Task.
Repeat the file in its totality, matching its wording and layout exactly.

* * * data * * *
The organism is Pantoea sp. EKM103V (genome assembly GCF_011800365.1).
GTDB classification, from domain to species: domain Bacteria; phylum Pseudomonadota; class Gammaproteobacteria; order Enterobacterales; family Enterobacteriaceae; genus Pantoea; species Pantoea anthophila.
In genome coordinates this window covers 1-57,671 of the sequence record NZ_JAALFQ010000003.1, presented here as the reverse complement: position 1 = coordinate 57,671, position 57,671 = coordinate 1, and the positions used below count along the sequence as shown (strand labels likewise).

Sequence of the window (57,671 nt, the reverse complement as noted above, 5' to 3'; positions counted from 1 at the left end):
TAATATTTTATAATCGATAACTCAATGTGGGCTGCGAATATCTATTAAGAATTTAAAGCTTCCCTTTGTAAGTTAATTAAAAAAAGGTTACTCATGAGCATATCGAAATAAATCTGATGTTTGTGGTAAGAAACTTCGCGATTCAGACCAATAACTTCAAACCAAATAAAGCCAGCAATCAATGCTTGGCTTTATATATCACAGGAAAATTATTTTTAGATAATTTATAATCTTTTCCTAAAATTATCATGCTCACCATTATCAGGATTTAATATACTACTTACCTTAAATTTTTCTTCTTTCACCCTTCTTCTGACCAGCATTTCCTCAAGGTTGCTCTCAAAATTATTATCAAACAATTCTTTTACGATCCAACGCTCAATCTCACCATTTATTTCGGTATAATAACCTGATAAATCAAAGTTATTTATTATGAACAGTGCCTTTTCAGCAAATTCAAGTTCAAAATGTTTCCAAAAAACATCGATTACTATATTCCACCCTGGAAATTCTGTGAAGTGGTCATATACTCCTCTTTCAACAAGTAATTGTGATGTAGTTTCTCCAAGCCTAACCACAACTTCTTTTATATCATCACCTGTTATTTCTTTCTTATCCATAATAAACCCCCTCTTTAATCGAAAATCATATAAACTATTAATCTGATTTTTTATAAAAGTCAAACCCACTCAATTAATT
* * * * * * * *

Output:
The organism is Pantoea sp. EKM103V (genome assembly GCF_011800365.1).
GTDB classification, from domain to species: domain Bacteria; phylum Pseudomonadota; class Gammaproteobacteria; order Enterobacterales; family Enterobacteriaceae; genus Pantoea; species Pantoea anthophila.
In genome coordinates this window covers 1-57,671 of the sequence record NZ_JAALFQ010000003.1, presented here as the reverse complement: position 1 = coordinate 57,671, position 57,671 = coordinate 1, and the positions used below count along the sequence as shown (strand labels likewise).

Sequence of the window (57,671 nt, the reverse complement as noted above, 5' to 3'; positions counted from 1 at the left end):
TAATATTTTATAATCGATAACTCAATGTGGGCTGCGAATATCTATTAAGAATTTAAAGCTTCCCTTTGTAAGTTAATTAAAAAAAGGTTACTCATGAGCATATCGAAATAAATCTGATGTTTGTGGTAAGAAACTTCGCGATTCAGACCAATAACTTCAAACCAAATAAAGCCAGCAATCAATGCTTGGCTTTATATATCACAGGAAAATTATTTTTAGATAATTTATAATCTTTTCCTAAAATTATCATGCTCACCATTATCAGGATTTAATATACTACTTACCTTAAATTTTTCTTCTTTCACCCTTCTTCTGACCAGCATTTCCTCAAGGTTGCTCTCAAAATTATTATCAAACAATTCTTTTACGATCCAACGCTCAATCTCACCATTTATTTCGGTATAATAACCTGATAAATCAAAGTTATTTATTATGAACAGTGCCTTTTCAGCAAATTCAAGTTCAAAATGTTTCCAAAAAACATCGATTACTATATTCCACCCTGGAAATTCTGTGAAGTGGTCATATACTCCTCTTTCAACAAGTAATTGTGATGTAGTTTCTCCAAGCCTAACCACAACTTCTTTTATATCATCACCTGTTATTTCTTTCTTATCCATAATAAACCCCCTCTTTAATCGAAAATCATATAAACTATTAATCTGATTTTTTATAAAAGTCAAACCCACTCAATTAATT